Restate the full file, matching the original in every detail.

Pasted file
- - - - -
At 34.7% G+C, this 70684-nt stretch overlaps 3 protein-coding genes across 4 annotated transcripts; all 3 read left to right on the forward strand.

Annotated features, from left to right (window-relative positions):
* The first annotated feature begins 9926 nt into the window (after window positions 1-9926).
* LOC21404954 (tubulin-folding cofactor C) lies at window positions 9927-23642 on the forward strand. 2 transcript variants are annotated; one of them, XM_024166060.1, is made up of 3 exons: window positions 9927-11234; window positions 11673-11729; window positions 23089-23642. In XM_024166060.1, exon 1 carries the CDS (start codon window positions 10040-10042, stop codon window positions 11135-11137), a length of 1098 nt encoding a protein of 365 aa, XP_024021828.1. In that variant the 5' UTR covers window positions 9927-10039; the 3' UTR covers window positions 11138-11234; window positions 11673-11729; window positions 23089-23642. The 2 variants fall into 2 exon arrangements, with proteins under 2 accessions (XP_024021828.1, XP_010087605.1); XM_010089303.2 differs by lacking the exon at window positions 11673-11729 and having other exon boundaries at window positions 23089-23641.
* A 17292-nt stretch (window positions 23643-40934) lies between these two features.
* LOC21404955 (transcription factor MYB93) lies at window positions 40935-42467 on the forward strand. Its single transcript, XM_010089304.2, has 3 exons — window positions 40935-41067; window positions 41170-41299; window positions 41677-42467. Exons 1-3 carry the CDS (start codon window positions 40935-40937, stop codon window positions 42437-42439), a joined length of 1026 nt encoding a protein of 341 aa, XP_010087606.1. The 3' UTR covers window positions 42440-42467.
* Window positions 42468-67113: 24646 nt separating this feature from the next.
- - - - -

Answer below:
At 34.7% G+C, this 70684-nt stretch overlaps 3 protein-coding genes across 4 annotated transcripts; all 3 read left to right on the forward strand.

Annotated features, from left to right (window-relative positions):
* The first annotated feature begins 9926 nt into the window (after window positions 1-9926).
* LOC21404954 (tubulin-folding cofactor C) lies at window positions 9927-23642 on the forward strand. 2 transcript variants are annotated; one of them, XM_024166060.1, is made up of 3 exons: window positions 9927-11234; window positions 11673-11729; window positions 23089-23642. In XM_024166060.1, exon 1 carries the CDS (start codon window positions 10040-10042, stop codon window positions 11135-11137), a length of 1098 nt encoding a protein of 365 aa, XP_024021828.1. In that variant the 5' UTR covers window positions 9927-10039; the 3' UTR covers window positions 11138-11234; window positions 11673-11729; window positions 23089-23642. The 2 variants fall into 2 exon arrangements, with proteins under 2 accessions (XP_024021828.1, XP_010087605.1); XM_010089303.2 differs by lacking the exon at window positions 11673-11729 and having other exon boundaries at window positions 23089-23641.
* A 17292-nt stretch (window positions 23643-40934) lies between these two features.
* LOC21404955 (transcription factor MYB93) lies at window positions 40935-42467 on the forward strand. Its single transcript, XM_010089304.2, has 3 exons — window positions 40935-41067; window positions 41170-41299; window positions 41677-42467. Exons 1-3 carry the CDS (start codon window positions 40935-40937, stop codon window positions 42437-42439), a joined length of 1026 nt encoding a protein of 341 aa, XP_010087606.1. The 3' UTR covers window positions 42440-42467.
* Window positions 42468-67113: 24646 nt separating this feature from the next.